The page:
I feel that if an academic engagement can be taken with these questions in our lectures while framing the within the context of our own scriptural material, the lectures can be quite engaging and will bring in quite a lot of people. I have experienced this personally when I have given small talks myself (I’m not a lecturer). Unfortunately, the OLDER generation do not like this at all. I have personally been scolded and attacked by the older generation for not talking about “relevant topics” in my discussions (i.e. relevant for them is how Imam Husayn is the best man that ever walked this earth or how Imam Ali is the person addressed in such and such aya).
However, I think that a big part of the blame on why we do this is
a) our lecturers are terrified of talking about actual relevant problems, they are more comfortable with continuing on the tradition of irrelevance as it will bring the least amount of scorn from the community.
b ) it is an inferiority complex that Shias have vis-à-vis Sunnis. Why do Shias consistently want define themselves vis-à-vis Sunnis? I’m not saying shia-sunni questions should not be addressed (I try to contribute to this field whenever I can) but there is this overwhelming tendency to try to explain ourselves to ourselves in regards to our own existential legitimacy by consistently trying to characterize ourselves vis-à-vis Sunnis and what they believe. Yet while doing that, we go on a road of relative irrelevance where actual problems are ignored and we thus erode Shīʿī Islam further.
You can also see this existential anxiety on the political level. With Iranian politics for example (and I say this as a supporter of Wilayat al-Faqih), we have spent 35 years building up sanctions on the country (where people for example are constantly dying in plane crashes because they can’t import proper airplane parts) …for what reason? Just so that we can establish another hostile anti-Shīʿī Arab Sunni state so they can join Egypt, Saudi Arabia, Qatar, Turkey, Malaysia etc. in conniving against us and spitting at our faces? It seems that the more Iran tries to help, the more it is spat at. If the current Syrian crisis hasn’t woken you up to this problem, then there is no point in discussing this matter with you any further.
2) Aside the irrelevancy of the lectures, the organizations of the programs are horrid as well. Take for example how an hour or two is given for dua, 2 minutes for Qur’an, and then 30 minutes for prayer (and then a 1 hour lecture about how the Imāms are great). The prayer problem is a problem worth expanding upon here. Notice that we have quite a number of ḥadīths from the Prophet (s) who tells us to keep our group prayers short with short suras because there are sick and old people, people with children, people who have work etc. who can’t stay in a prayer state for too long. While we do keep the short suras, we make sure to add as many duas within and between our combined prayers. And when you think you are done, a few ziyaras are also tossed in. I’m NOT saying that these things are not important, but when I see that a regular prayer can take up to 25 minutes (I have calculated this to the dot in one of the masjids I went to) we effectively turn each prayer into a mini-tarawih all year round and then scold Sunnis for wasting people’s time during Ramadan for their long tarawih prayers. I myself get tired of Shia jamāʿa prayers (Sunni prayers on the other hand are very quick and to the point), let alone some 15 year old teenager with ADHD who is addicted to games or some lady worried about her chaotic tornado kid.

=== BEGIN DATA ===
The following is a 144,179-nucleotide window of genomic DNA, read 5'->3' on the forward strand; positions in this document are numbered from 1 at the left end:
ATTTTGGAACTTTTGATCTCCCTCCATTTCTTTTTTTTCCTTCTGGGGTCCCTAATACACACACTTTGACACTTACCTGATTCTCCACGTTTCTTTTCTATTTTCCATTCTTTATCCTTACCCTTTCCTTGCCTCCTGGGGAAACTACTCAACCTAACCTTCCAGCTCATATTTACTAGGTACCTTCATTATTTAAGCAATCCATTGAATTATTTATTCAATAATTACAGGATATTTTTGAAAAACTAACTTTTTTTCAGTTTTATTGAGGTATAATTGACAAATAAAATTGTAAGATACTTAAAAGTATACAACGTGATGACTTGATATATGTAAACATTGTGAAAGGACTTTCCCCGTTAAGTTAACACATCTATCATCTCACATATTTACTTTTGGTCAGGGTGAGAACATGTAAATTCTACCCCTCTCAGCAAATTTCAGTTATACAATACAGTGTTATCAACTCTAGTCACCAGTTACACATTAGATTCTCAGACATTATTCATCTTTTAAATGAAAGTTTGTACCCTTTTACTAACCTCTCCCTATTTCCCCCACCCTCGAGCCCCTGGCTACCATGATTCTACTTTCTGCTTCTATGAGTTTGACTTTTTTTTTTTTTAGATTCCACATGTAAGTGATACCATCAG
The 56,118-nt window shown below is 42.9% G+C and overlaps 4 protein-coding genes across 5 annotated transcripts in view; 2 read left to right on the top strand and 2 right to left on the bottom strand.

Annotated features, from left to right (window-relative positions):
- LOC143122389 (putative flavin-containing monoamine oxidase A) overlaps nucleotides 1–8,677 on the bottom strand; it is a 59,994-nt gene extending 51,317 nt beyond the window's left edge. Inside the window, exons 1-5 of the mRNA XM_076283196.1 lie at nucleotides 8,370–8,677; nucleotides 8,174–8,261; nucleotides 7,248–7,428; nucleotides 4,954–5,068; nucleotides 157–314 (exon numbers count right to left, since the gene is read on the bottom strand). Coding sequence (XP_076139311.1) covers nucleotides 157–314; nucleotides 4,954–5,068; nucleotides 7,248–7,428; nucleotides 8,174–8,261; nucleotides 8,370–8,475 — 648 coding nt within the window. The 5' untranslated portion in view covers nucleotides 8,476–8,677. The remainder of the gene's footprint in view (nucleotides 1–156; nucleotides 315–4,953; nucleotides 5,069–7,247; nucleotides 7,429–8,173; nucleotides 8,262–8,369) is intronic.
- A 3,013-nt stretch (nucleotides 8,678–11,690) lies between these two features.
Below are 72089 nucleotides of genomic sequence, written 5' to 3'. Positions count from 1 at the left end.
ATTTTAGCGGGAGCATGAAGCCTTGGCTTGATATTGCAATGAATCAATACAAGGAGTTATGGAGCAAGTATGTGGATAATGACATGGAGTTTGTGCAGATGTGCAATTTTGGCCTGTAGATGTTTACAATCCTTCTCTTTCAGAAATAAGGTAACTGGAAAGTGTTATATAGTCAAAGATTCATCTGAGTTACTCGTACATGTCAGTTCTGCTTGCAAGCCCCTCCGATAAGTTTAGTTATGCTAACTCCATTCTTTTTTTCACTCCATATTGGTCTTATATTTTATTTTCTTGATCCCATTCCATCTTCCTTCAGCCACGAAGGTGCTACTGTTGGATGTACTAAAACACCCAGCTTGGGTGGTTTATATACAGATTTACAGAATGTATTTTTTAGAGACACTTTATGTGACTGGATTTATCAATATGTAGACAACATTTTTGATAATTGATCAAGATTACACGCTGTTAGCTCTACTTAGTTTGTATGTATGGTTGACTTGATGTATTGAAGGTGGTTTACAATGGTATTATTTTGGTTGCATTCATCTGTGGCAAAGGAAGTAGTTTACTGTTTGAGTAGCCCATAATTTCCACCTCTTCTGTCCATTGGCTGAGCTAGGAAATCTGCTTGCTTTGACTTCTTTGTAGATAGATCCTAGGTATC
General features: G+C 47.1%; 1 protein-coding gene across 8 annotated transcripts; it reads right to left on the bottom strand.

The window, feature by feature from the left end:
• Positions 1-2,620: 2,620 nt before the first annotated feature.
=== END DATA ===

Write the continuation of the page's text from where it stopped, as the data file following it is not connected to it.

This environment is hostile for your regular Western raised Shīʿī Muslim, let alone any potential convert (how many people do you see converting to Islam in Shīʿī masjids on a yearly basis? Compare that what happens in a weekly basis in Sunni masjids). Why? We are occupied with irrelevant things, and not with addressing our social crisis and trying to expand it by doing dawah.
3)Most people in Shia masjids divide themselves into isolationist groups. This is where they can use the Masjid as a private social forum where they can show off their families, talk about business and politics (and then take a smoke outside and feel good about themselves). When a convert does come in, or a new Shia, he is consistently ignored. I have seen this countless times where when a new person comes into a center, he just sits alone and unsurprisingly, you never see that guy (or girl) ever come back again. Yet when you go to a Sunni place, I have consistently seen new comers approached by a number of people and taken into their groups. These people generally end up coming back and converting to Islam fully.
Remember that religion is a social thing, and community activity and zealousness needs to be strong if it is to survive and grow. People need to have an emotional need to come back and feel like they are part of something (you do this through youth activities, workshops etc.). Shīʿī communities consistently lack this in the West (even the Shīʿī camps aren’t very religious, it’s just a place where cliques of friends can go do their own thing and have fun in the woods).
I have already written way too much, so I will stop at it here and wait for responses.